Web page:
November 1989 to January 1990
In the mail I receive a handwritten letter on lined paper, careful script, from a Mrs. Soo of Honolulu who I've never met. I imagine a trim desk, elegant pen, a pot of tea. She says, "You repaired a bathroom for my daughter in Portola Valley. By her report, you do excellent work. I own a condominium in Palo Alto which is rented by a nice young doctor who desires to make some changes. Please do whatever he wishes and send me the bill."
I come to a meandering complex of condos on El Camino behind a gas station. When I meet the "nice young doctor," he introduces himself as "Doctor Strimwick" and calls me by my first name. He looks to be about 17 years old. He wants to divide a room.
I ought to ask for an advance, but I don't. The whole setup is so bizarre that it could only be honest. Or at least, that's what I tell myself.
The day after Thanksgiving when I show up to begin the job, there is a note pinned to the steel security gate: "Get in as best you can." The gate is six feet high. I climb over. As my feet touch the ground, a man's voice says "What the hell are you doing?" I show him the note, which the kid has signed as "Doctor Strimwick." Opening the gate from the inside, I start moving all my tools, two-by-fours, chop saw, drywall, and a bucket of mud down the long passageway, into an elevator, and down another hallway to Kid Doctor Strimwick's unit on the third floor.
He's an orthopedic surgeon. Already having an MD, he's now taking classes at Stanford for an MBA. He must be a hot property in the marriage marketplace. While I'm working, six different women leave messages on his answering machine. It's Friday. He'll have a busy night.
When I return on Saturday, the kid is home. I install two doors and trim while he rearranges all his belongings, which seem to consist mainly of shirts, medical texts, and a stack of Playboy magazines — "Anatomy manuals," he says with a boyish grin. Watching as I drill holes and drive screws, he says, “I do the same thing in my job.” He studies my chop saw. "Brutal," he says, shaking his head.
A tenant from downstairs comes to complain about the noise but loses his nerve. Maybe I'm intimidating, standing at the entry cradling a 22 ounce Vaughan Framing Hammer and a Makita 6 amp drill with a 2 ⅛ inch hole saw, plus probably a demeanor of taking-no-shit while my clothes are coated with gypsum dust. Yeah, I've got attitude.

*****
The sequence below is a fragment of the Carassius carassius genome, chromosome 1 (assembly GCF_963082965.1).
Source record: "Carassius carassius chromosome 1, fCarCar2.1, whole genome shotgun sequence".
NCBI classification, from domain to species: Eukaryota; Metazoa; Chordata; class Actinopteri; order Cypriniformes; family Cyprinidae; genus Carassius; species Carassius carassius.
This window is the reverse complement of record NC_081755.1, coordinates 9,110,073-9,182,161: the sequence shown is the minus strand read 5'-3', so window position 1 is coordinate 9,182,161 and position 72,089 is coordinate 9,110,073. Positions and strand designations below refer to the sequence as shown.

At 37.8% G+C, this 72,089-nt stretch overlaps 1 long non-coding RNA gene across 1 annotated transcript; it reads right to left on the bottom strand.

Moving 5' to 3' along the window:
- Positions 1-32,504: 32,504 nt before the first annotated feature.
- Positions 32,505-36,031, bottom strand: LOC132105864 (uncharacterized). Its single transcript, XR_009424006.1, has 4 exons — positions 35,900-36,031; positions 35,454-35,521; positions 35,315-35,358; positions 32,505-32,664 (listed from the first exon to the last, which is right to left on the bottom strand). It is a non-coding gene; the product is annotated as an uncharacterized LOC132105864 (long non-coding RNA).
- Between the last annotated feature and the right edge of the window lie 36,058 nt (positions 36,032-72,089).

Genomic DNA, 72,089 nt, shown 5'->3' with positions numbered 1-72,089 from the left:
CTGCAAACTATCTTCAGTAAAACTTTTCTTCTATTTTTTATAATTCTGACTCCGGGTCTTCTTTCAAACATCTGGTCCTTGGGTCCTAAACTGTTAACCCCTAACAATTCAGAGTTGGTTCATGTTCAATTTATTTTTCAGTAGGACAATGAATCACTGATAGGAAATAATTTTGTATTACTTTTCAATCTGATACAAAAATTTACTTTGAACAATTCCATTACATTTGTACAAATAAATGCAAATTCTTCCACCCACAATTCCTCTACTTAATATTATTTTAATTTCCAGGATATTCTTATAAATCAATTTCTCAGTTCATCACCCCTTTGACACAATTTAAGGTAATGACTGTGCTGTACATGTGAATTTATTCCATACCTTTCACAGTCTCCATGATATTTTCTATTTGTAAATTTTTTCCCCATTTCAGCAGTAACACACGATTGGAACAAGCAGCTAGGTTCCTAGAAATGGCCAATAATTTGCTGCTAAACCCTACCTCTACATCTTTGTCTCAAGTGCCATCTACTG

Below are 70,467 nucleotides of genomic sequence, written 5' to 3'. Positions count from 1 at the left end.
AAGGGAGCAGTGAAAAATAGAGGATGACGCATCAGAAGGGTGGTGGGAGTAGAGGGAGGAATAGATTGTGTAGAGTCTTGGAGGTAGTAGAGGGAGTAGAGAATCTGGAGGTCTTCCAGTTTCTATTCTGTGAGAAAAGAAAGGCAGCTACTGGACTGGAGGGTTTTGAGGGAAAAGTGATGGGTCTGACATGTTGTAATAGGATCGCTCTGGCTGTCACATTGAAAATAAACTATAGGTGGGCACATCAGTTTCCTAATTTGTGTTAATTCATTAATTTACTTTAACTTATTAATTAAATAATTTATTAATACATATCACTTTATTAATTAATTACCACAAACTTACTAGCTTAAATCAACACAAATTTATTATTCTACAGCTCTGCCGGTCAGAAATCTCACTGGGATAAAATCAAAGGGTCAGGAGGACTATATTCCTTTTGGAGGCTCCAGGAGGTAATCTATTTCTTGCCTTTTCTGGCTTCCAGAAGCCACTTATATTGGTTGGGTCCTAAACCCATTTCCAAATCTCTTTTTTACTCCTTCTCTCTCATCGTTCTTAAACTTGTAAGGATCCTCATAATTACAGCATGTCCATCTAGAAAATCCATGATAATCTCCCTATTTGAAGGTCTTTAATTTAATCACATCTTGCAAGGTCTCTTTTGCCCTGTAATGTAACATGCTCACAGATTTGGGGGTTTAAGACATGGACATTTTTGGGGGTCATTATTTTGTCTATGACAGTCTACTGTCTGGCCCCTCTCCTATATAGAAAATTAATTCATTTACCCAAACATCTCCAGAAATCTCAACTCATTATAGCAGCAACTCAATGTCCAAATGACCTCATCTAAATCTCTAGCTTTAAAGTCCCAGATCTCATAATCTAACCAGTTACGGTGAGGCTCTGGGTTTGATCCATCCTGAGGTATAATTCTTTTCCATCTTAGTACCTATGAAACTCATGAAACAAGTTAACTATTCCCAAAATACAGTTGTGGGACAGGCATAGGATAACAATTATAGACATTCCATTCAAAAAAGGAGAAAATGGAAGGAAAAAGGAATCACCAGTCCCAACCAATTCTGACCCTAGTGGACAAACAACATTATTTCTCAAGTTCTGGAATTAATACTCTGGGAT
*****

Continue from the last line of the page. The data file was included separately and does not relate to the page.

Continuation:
The doors take hours longer than I expected, and the doorknob doesn’t fit. Lugging all my tools back to the truck, I prop the gate open with a scrap of wood. When I return, another tenant is waiting, holding the scrap. "I removed it," he says. "For security reasons." He actually said "for security reasons" in normal conversation. I find this abnormal. The whole condo complex gives me the creeps. Too tidy. No children.
I can't return for a few weeks, overbooked, making good money but missing time with my kids. I like being so busy in December that I don't notice the short days, the goddamn darkness. When I finally return on a Friday, December 22, day after solstice, I'm all alone. More messages pile up on the answering machine, smiley voices — you can almost smell the perfume and feel the powder. I install the doorknob, paint the walls and doors and trim which takes all day. Painting is meditative, and I have a backlog of contemplation to catch up on.
By evening, I'm mellow and the job is done. All jobs are done. As I pass the pond near my house, a young coyote runs across the headlight beam of my truck. Home, parking, I step out under swaying trees. There's the scent of rain, the chill of a storm approaching from Alaska as so many big ones do.
Inside I write out a bill that is 50% over my estimate and lick the envelope addressed to Honolulu. My father-in-law calls and advises me to incorporate. He wants me to run the business like a business. Two of my children are setting up Christmas decorations while the oldest, age 13, needs help hanging a hammock in his bedroom. Relaxed, I help with the decorations and drill hooks into studs for the hammock. Hot mulled cider is brewing.
Two weeks later, daylight now increasing, the quince already in bloom, there's a check from Hawaii. A hand-written note on lined paper: "Perfect. Thank you." Just that. Which is plenty.